Shortly after my article on “Lead the Way” appeared, I got a call from my friend Keith Brown of Hartford, Connecticut asking if he could interview me for Gay Spirit, the Queer-themed public radio program he’s been hosting in Hartford for almost 30 years. Like me, Keith is convinced based on scientific evidence that the conventional wisdom about AIDS which we’ve been brainwashed to believe since 1984 — that it’s a disease caused by a single virus, the so-called “Human Immunodeficiency Virus,” or HIV — is wrong. Indeed, he’s made it a bit of a tradition to interview me on World AIDS Day, December 1, to review the year’s events in AIDS from an alternative perspective. As he acknowledges in the show you’re about to hear, for a long time he pulled back on AIDS coverage because little new seemed to be happening on the issue.

Then he read an editorial of mine blasting one of the AIDS establishment’s most cockamamie ideas yet, “pre-exposure prophylaxis,” which means prescribing anti-HIV drugs to people who test HIV negative but who, because they’re Gay or have some other so-called “risk factor,” are considered likely to encounter the virus in their sex lives. The fact that HIV has never been proven to be sexually transmissible, of course, doesn’t enter into this. He called me for an interview on “pre-exposure prophylaxis” and again for one on “Lead the Way,” and he got two shows out of my material — which I, with his permission, have edited down to one. So here are Keith Brown and I from opposite ends of the country, talking about a sinister HIV antibody testing program that’s being tried out in San Diego and could spread nationwide if Dr. Susan Little has her way.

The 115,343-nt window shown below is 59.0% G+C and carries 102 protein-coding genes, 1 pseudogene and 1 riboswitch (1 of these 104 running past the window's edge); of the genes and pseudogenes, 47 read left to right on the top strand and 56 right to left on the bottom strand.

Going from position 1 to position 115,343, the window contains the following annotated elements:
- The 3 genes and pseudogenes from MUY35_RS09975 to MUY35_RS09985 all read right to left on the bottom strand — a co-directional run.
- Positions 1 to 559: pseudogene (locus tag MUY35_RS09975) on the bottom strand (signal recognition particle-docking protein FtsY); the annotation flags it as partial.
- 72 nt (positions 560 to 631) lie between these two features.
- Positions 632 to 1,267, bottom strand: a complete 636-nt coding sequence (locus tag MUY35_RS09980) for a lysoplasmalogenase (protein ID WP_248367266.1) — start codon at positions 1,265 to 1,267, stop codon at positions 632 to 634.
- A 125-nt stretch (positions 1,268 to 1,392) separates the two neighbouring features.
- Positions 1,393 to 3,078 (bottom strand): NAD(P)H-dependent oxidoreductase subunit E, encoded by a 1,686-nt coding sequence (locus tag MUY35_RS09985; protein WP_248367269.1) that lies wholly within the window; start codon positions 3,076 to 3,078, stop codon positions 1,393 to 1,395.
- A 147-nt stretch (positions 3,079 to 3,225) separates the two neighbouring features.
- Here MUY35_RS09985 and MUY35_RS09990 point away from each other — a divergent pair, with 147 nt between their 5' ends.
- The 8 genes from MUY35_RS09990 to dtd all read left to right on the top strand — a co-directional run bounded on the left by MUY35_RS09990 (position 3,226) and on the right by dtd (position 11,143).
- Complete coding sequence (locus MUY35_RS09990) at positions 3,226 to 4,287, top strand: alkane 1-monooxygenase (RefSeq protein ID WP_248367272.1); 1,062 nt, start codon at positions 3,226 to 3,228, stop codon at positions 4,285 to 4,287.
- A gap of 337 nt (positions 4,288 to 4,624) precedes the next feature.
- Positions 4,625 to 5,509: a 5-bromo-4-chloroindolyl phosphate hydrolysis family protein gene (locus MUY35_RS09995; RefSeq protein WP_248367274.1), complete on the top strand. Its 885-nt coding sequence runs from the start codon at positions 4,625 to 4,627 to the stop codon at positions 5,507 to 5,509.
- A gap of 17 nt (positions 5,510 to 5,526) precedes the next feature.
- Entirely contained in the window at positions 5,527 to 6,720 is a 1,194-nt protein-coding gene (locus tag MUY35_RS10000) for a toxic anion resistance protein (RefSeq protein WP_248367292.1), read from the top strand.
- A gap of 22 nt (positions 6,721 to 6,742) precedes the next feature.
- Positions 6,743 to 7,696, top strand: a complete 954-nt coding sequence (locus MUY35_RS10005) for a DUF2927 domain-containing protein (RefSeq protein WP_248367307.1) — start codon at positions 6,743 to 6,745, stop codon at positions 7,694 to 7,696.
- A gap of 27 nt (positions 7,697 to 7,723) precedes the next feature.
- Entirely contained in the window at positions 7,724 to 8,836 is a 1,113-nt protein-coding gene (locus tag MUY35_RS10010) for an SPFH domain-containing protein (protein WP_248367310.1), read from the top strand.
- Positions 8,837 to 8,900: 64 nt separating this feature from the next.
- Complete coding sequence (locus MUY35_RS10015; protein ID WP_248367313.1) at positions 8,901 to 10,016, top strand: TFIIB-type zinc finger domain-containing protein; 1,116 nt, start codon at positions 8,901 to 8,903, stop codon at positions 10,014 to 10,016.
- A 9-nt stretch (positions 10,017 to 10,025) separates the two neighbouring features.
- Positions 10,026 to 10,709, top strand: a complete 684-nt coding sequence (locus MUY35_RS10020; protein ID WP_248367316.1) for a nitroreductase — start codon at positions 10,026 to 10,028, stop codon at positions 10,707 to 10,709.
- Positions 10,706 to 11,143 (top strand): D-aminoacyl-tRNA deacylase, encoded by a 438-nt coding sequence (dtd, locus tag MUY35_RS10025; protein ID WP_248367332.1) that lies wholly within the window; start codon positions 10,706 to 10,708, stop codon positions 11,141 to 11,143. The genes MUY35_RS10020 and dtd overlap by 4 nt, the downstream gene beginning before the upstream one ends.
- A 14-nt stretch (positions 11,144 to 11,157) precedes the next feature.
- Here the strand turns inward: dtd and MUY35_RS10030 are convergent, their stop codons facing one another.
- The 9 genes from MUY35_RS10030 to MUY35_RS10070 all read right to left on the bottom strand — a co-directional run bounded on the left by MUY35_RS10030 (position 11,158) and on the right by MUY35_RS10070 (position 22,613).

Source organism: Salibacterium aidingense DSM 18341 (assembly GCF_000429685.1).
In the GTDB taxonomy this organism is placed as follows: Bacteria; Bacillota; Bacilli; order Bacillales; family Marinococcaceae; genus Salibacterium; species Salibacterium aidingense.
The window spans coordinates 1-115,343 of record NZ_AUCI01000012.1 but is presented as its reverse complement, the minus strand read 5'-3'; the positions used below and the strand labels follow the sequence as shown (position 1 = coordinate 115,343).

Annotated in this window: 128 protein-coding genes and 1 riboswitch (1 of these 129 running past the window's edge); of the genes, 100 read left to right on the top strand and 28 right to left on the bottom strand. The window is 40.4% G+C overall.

Since we did that interview, there’ve been a few changes in the “Lead the Way” program. The wording of the ads featuring 20 so-called “community role models” has been changed from saying that they had got tested and asking, “Would you?,” to merely saying that they had answered the question — to test or not to test — and you should answer the question, too. When I was called by Dr. Susan Little’s P.R. person, Danielle Gano, who had actually written those ads, she was very anxious to make sure I understood that the campaign was about building awareness of the test and asking why people do — and don’t — get tested. But the versions of the ads on the Lead the Way Web site,, still says, essentially, that these people took the test and you should, too. The site also features a map of the 92103 and 92104 Zip codes with colored boxes indicating the blocks they’ve visited with their mobile testing vans, with orange boxes labeled “here’s where we’ve been,” blue boxes labeled, “here’s where we are,” and green boxes labeled, “here’s where we’re going.”

As I noted in my introduction, the Web site refers to the mobile testing vans as “four wheels of goodness,” and calls the entire project “something really good and really big.” But when I think of a program aimed at reaching people in their homes, as well as when they’re shopping for food or out for a good time, to try to sell them on taking an unreliable test for antibodies to a virus that has never been isolated by classical standards of virology and almost certainly is harmless anyway, to people who will be told if they test “positive” that they are infected with a virus that will kill them and they need to be on highly toxic and very expensive drugs all their lives, the word that comes to my mind about this project isn’t “good” but its opposite, “evil.” And when I read the weird language of the “Lead the Way” Web site, with its bizarre and indigestible combination of infantilism and megalomania, I think not only of the word “evil” but of another word, the one the late Hannah Arendt linked with it in the title of her book on Nazi official Adolf Eichmann: “the banality of evil.”